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  22. Bill Kauffman (1993). The Virtue of Smallness. The Chesterton Review 19 (2):281-282.
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  23. Jane Roland Martin (1987). Martial Virtues or Capital Vices. Journal of Thought 22:32-44.
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  24. J. McDowell (1997). Virtues and Vices. In Daniel Statman (ed.), Virtue Ethics. Georgetown University Press. 141--162.
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  25. Jean Porter (2011). Virtues and Vices. In Brian Davies & Eleonore Stump (eds.), The Oxford Handbook of Aquinas. Oxford University Press.
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  26. Jean Porter (2007). Virtue. In Gilbert Meilaender & William Werpehowski (eds.), The Oxford Handbook of Theological Ethics. Oup Oxford.
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  27. Guangyu Song (2008). Lun Yu Xin Jie: Cong Xin Xing de Xiu Lian He Ti Wu Tan Suo "Lun Yu" de Zhen Shi Yi Han. Wan Juan Lou Tu Shu Gu Fen You Xian Gong Si.
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  28. Robert Sparrow, War Without Virtue?
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  29. Matthias Steup (1999). Virtues of the Mind: An Inquiry Into the Nature of Virtue and the Ethical Foundations of the Mind Linda Trinkaus Zagzebski New York: Cambridge University Press, 1966, Xvi + 365 Pp., $64.95, $19.95 Paper. [REVIEW] Dialogue 38 (03):619-.
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  30. Christine Swanton (2014). The Notion of the Moral: The Relation Between Virtue Ethics and Virtue Epistemology. Philosophical Studies 171 (1):121-134.
    In this paper I argue that virtue ethics should be understood as a form of ethics which integrates various domains of the practical in relation to which virtues are excellences. To argue this it is necessary to distinguish two senses of the “moral”: the broad sense which integrates the domains of the practical and a narrow classificatory sense. Virtue ethics, understood as above, believes that all genuine virtue should be understood as what I call virtues proper. To possess a virtue (...)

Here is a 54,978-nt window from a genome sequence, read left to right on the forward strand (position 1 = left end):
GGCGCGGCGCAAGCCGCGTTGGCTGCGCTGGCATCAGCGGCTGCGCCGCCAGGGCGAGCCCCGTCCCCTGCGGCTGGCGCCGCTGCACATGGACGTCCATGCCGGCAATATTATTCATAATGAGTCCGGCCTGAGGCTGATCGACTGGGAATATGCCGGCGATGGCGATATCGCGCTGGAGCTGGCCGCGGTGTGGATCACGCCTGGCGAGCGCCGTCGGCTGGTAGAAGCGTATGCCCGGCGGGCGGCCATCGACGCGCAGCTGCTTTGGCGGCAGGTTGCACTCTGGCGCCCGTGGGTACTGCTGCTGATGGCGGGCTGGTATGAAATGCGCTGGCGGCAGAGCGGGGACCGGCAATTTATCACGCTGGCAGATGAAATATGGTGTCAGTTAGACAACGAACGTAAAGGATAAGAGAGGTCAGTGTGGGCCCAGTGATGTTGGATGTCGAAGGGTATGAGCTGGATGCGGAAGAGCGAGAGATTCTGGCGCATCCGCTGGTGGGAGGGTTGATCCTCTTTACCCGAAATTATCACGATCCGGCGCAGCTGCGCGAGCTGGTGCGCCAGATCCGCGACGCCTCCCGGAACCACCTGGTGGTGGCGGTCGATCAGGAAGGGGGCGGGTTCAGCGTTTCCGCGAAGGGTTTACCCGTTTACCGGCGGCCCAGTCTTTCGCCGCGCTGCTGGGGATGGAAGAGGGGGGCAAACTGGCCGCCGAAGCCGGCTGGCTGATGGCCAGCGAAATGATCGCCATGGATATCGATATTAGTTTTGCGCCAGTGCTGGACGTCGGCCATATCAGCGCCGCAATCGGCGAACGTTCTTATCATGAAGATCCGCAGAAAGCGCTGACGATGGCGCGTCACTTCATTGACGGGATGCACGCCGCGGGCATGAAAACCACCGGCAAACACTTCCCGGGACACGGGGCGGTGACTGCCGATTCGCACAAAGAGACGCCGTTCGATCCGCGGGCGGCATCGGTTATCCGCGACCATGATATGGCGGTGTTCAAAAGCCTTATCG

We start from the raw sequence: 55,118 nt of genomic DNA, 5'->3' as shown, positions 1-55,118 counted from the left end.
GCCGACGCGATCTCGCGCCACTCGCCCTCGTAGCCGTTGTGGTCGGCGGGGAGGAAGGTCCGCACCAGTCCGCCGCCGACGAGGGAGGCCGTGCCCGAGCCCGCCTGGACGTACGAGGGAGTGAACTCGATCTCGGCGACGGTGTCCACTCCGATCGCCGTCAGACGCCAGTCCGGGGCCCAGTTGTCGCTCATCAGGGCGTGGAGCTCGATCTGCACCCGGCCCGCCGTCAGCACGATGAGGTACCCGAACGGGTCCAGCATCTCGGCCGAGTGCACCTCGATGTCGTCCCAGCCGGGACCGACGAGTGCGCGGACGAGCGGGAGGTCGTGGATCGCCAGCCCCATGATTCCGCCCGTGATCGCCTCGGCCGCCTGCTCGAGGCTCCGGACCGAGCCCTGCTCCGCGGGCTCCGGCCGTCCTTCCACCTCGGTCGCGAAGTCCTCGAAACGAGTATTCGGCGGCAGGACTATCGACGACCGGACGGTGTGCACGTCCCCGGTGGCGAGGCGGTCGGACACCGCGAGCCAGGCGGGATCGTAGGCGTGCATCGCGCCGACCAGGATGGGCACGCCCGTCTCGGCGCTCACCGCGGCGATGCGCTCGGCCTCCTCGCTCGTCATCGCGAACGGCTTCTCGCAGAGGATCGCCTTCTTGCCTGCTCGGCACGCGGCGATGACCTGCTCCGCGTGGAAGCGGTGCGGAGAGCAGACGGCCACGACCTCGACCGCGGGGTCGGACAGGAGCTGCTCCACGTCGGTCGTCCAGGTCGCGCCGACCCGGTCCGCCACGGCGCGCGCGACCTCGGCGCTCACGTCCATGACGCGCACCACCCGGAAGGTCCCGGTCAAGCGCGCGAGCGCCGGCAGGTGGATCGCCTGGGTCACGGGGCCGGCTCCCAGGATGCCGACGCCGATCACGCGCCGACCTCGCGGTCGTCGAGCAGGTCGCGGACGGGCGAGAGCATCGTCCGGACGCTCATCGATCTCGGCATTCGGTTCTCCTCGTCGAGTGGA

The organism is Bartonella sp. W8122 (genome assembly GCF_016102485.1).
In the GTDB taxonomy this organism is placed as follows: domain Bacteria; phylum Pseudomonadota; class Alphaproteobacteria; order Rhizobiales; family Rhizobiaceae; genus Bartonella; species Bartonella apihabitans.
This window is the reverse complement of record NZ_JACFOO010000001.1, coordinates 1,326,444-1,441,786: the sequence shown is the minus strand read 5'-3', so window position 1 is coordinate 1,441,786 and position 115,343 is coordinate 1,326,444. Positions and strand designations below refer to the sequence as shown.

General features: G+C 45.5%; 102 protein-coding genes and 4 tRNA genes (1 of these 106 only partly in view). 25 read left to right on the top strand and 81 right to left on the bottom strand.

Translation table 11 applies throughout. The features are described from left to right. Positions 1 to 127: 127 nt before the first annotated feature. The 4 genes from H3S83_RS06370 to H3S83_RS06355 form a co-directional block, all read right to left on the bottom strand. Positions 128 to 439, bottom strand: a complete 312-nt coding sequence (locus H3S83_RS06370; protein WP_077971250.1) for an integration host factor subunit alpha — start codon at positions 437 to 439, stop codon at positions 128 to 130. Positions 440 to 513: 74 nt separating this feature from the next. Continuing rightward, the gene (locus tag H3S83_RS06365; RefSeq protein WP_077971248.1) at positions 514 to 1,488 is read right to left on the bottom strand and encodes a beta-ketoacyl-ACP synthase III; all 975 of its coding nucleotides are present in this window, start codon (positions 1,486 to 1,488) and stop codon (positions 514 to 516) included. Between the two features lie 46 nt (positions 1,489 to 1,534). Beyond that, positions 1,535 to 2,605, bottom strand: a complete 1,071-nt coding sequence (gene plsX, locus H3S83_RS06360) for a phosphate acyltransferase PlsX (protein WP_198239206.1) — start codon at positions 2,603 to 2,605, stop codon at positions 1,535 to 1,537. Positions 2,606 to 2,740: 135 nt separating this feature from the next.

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  31. Kevin Timpe & Craig Boyd (eds.) (2014). Virtues and Their Vices. Oxford University Press.
    A comprehensive philosophical treatment of the virtues and their competing vices. The first four sections focus on historical classes of virtue: the cardinal virtues, the capital vices and the corrective virtues, intellectual virtues, and the theological virtues. A final section discusses the role of virtue theory in a number of disciplines.
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  32. Jennifer Todd (1982). After Virtue. Philosophical Studies 29:281-286.
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  33. P. K. Wainaina (1988). Can Virtue Be Taught? In J. M. Nyasani (ed.), Philosophical Focus on Culture and Traditional Thought Systems in Development. Konrad Adenauer Foundation. 316.